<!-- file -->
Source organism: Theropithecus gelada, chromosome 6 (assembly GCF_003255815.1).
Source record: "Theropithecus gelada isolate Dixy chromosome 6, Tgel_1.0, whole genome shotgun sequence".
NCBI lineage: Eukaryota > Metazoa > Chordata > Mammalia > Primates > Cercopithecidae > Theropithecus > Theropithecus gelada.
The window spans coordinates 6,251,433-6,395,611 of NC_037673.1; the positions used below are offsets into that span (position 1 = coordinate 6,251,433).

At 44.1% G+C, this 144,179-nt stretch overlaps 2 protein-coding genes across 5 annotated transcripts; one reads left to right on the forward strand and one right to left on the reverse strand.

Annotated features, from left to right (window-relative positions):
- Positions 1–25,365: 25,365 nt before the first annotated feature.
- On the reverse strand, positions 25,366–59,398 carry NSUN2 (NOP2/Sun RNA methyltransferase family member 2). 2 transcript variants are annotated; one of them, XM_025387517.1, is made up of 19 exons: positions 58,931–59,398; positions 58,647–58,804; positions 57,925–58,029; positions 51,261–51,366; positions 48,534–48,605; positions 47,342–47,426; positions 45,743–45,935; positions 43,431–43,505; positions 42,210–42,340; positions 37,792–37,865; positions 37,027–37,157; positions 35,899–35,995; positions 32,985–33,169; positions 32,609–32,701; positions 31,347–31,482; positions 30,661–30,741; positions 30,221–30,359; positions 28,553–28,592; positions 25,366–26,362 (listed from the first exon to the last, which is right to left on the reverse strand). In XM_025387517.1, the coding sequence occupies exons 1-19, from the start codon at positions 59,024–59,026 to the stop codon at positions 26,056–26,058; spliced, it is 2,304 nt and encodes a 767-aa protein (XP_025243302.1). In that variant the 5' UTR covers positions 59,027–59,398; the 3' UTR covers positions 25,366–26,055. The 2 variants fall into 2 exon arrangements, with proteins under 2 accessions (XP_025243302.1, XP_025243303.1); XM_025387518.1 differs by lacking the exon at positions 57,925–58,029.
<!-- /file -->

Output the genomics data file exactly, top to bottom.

Source organism: Theropithecus gelada, chromosome 6 (assembly GCF_003255815.1).
Source record: "Theropithecus gelada isolate Dixy chromosome 6, Tgel_1.0, whole genome shotgun sequence".
NCBI lineage: Eukaryota > Metazoa > Chordata > Mammalia > Primates > Cercopithecidae > Theropithecus > Theropithecus gelada.
The window spans coordinates 6,251,433-6,395,611 of NC_037673.1; the positions used below are offsets into that span (position 1 = coordinate 6,251,433).

At 44.1% G+C, this 144,179-nt stretch overlaps 2 protein-coding genes across 5 annotated transcripts; one reads left to right on the forward strand and one right to left on the reverse strand.

Annotated features, from left to right (window-relative positions):
- Positions 1–25,365: 25,365 nt before the first annotated feature.
- On the reverse strand, positions 25,366–59,398 carry NSUN2 (NOP2/Sun RNA methyltransferase family member 2). 2 transcript variants are annotated; one of them, XM_025387517.1, is made up of 19 exons: positions 58,931–59,398; positions 58,647–58,804; positions 57,925–58,029; positions 51,261–51,366; positions 48,534–48,605; positions 47,342–47,426; positions 45,743–45,935; positions 43,431–43,505; positions 42,210–42,340; positions 37,792–37,865; positions 37,027–37,157; positions 35,899–35,995; positions 32,985–33,169; positions 32,609–32,701; positions 31,347–31,482; positions 30,661–30,741; positions 30,221–30,359; positions 28,553–28,592; positions 25,366–26,362 (listed from the first exon to the last, which is right to left on the reverse strand). In XM_025387517.1, the coding sequence occupies exons 1-19, from the start codon at positions 59,024–59,026 to the stop codon at positions 26,056–26,058; spliced, it is 2,304 nt and encodes a 767-aa protein (XP_025243302.1). In that variant the 5' UTR covers positions 59,027–59,398; the 3' UTR covers positions 25,366–26,055. The 2 variants fall into 2 exon arrangements, with proteins under 2 accessions (XP_025243302.1, XP_025243303.1); XM_025387518.1 differs by lacking the exon at positions 57,925–58,029.